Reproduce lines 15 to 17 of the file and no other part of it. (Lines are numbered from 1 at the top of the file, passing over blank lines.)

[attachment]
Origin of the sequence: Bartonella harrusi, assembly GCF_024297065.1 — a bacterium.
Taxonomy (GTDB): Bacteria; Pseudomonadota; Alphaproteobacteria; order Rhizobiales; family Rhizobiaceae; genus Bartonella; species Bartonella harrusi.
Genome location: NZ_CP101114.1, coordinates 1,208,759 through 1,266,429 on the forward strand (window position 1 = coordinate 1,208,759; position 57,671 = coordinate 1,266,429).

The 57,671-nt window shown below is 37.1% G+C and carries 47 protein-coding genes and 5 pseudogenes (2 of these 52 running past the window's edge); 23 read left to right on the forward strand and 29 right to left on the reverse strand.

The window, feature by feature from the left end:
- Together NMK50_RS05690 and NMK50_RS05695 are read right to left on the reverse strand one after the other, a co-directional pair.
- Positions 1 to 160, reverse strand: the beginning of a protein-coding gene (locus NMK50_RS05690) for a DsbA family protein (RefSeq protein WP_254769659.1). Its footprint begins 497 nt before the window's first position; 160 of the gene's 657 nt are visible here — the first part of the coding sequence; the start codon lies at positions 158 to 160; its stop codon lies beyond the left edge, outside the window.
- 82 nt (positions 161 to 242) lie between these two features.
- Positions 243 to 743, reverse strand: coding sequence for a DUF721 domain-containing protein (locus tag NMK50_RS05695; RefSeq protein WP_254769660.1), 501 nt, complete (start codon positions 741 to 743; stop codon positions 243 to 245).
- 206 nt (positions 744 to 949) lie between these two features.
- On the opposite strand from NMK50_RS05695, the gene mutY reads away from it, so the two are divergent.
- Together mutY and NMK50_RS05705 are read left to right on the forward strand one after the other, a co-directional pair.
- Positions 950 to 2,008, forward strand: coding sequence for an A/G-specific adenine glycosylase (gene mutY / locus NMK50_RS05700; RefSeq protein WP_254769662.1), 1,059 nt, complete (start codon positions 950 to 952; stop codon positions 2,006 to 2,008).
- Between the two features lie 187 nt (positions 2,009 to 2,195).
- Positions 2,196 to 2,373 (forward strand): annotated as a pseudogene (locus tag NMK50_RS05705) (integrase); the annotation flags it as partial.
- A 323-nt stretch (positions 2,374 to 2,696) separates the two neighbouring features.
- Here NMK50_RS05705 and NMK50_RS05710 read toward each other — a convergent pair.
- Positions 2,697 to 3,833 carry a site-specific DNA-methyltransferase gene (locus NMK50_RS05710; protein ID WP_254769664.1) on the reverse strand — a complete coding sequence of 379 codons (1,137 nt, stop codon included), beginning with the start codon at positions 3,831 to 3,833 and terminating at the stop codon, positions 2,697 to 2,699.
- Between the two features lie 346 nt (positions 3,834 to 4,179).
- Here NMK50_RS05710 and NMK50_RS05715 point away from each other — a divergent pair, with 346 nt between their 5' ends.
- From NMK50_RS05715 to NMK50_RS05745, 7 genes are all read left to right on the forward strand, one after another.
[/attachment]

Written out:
- Positions 2,196 to 2,373 (forward strand): annotated as a pseudogene (locus tag NMK50_RS05705) (integrase); the annotation flags it as partial.
- A 323-nt stretch (positions 2,374 to 2,696) separates the two neighbouring features.
- Here NMK50_RS05705 and NMK50_RS05710 read toward each other — a convergent pair.